I do most of my wine learning by reading online content. I have a some favourite tried-and-true writers but it is nice once in awhile seek out new and fresh perspectives. Recently I stumbled upon the blog of Canadian wine writer Krista Lamb. I enjoy her style of writing, a mix of stories and reviews, a style similar to what I am trying to develop. Through her blog I found yet another wine writer I now follow as well, Meg Houston Maker. She recently spoke at the 2015 Wine Bloggers Conference on the story all wine writers need to tell:
You have a wine blog. Congratulations: You are now a nonfiction writer. But that doesn’t mean you can’t tell a story. In fact, you must tell a story if you want your work to be read, and if you want your reader to keep reading. Good wine writing demands more than just a palate and a vocabulary. It demands curiosity, creativity, insight, and diligence—and that’s true whether you approach your work journalistically or view your blog as a strictly artistic endeavor.
Quoted from her blog http://www.makerstable.com/
This rings very true with me. When I first started this blog I considered myself a nonfiction writer simply doing wine reviews, telling the facts. As time goes on I’ve found more enjoyment in telling the story behind the wine than just writing out a factual review. There will always be a review in my posts but telling the wine’s story is what makes it real and personable to me. Krista Lamb, the blogger mentioned above, suggested in a recent post that the Liberty School Zinfandel was her favourite of that variety so I wanted to try it out. Not always a big fan of Zinfandel I thought this was pretty good quality and value, two ideals held high by Hope Family Wines.
Hope Family Wines is the umbrella company for five brands owned and operated by the Hope family from Paso Robles. Arriving to the region in the late 70’s they began farming by growing apples and grapes. In the 80’s they starting selling grapes to the Liberty School Winery, eventually buying the brand in 1995. From those humble beginnings as farmers they have now are internationally recognized for their high end wines produced by Austin Hope, son of the original proprietors Chuck and Marlyn. I expect to see big things coming out of this winery as they continue to perfect their grape growing and wine making, they only have been in the wine business 30 years after all.
Look: In the glass this wine is ruby red near the rim and more of a violet colour near the middle. It has a denser concentration and colour than some other Zinfandels I’ve tasted. It has thick narrow slow moving legs.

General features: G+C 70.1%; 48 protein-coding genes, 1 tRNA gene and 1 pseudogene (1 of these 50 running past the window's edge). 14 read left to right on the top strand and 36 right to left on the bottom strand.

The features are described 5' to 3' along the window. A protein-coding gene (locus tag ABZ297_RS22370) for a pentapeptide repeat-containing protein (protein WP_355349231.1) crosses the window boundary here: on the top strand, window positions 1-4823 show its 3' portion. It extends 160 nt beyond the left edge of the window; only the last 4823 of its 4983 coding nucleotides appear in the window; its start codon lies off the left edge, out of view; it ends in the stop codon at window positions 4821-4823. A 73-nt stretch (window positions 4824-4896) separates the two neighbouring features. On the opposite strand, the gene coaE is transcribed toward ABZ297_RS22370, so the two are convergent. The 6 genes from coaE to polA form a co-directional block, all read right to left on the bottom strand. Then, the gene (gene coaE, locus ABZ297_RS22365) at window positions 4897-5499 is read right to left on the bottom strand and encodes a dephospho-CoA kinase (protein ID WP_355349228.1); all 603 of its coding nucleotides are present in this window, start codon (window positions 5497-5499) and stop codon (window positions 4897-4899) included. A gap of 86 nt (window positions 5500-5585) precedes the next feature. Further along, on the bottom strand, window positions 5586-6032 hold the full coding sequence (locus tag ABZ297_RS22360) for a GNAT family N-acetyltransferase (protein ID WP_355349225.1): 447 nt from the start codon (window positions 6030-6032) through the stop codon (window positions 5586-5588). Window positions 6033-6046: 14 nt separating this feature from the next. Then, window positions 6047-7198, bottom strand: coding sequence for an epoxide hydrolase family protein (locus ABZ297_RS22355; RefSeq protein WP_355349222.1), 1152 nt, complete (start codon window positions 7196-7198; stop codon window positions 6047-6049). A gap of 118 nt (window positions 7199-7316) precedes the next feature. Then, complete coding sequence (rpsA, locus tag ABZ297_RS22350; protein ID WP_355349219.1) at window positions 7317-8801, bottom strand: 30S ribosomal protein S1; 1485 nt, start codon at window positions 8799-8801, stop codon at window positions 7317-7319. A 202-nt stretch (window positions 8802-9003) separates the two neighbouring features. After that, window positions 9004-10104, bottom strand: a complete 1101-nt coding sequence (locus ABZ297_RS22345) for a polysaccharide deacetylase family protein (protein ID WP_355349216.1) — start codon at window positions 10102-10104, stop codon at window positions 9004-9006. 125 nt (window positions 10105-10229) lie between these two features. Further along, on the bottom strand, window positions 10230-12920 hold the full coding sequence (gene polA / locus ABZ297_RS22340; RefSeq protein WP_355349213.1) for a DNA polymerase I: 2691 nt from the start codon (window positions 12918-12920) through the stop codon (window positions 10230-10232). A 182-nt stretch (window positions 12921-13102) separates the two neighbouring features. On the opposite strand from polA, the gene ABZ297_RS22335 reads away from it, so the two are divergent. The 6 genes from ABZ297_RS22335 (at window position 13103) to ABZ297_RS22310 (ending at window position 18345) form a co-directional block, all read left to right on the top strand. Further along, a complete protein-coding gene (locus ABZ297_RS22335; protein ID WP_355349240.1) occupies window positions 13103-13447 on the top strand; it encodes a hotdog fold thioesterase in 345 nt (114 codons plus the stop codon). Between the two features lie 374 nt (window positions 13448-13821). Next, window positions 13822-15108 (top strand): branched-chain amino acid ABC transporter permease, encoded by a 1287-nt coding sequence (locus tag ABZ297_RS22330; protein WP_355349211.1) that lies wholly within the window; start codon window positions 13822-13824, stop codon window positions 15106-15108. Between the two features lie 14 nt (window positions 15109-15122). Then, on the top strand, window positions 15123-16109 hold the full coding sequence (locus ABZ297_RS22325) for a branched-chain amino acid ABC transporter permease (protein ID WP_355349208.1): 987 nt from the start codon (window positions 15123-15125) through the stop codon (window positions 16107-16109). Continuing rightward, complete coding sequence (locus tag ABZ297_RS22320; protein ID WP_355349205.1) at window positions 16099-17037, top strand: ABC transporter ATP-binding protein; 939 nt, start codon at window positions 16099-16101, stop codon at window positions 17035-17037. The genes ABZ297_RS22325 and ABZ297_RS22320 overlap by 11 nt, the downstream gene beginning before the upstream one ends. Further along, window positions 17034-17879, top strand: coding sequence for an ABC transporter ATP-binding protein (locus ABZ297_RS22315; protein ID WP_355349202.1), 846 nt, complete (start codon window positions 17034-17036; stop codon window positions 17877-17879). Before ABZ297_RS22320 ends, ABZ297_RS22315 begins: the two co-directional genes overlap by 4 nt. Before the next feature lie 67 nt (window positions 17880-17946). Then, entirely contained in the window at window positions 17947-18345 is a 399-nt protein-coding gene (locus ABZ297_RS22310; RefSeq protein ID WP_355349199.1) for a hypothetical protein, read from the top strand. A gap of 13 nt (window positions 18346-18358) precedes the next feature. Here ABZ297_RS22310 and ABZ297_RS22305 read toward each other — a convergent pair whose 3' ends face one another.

Smell: This wine has moderately powerful fruit aromas of brambly earthy forest fruit like blackberry, blueberry, even some hints of red strawberries or maraschino cherry, kind of sweet like, and a touch dried like raisins or figs. There is also some spicy black pepper and clove along with some sweetness with licorice and anise seed. I also get some oak characteristics of vanilla and sweet tobacco. Overall quite complex for a variety that is normally simple at this price range.
Taste: At first sip the wine rose quickly to a big crescendo of fruit but dropped suddenly, then rose again to a long finish. With a bit of time this evened out to show fruit right through the tasting. Dark fruit flavours here with blackberry and currants, still that earthy brambly that was in the aromas. Add to the mix a healthy dose of baking spices and anise or licorice, and some slightly bitter cocoa. The finish is long, dry, and very tobacco like. In fact this tobacco flavour lasted in my mouth well past when I was done.
Conclusion: I’d have to say that this wine is a step above most of the other value driven Zinfandels I’ve tasted. It has a good depth of aromas and flavours while being balanced and very drinkable. I give it a 8.5+/10 because it has a lot of interest while being approachable for a simple drink. I kind of compare it to an Italian Chianti, being much fruitier while still holding on to a small part of the rustic earthiness. I think it has enough body and flavour to stand up to a barbecue while being finessed enough to sip with some chocolate.
Interestingly enough it seems that Hope Family Wines don’t produce this Zinfandel under their Liberty School brand any more. They now have a new brand called Can-dor, which is non-vintage and non-regional Zinfandel. Sounds a bit like they may be this variety it down the road of the Townsend Cellars Red Table wine.
- California, USA
- 2012 – 13.5% ABV
- Liberty School – Hope Family Wines
- $20.75 at Chateau Wine and Spirits – Lacombe
- Composite cork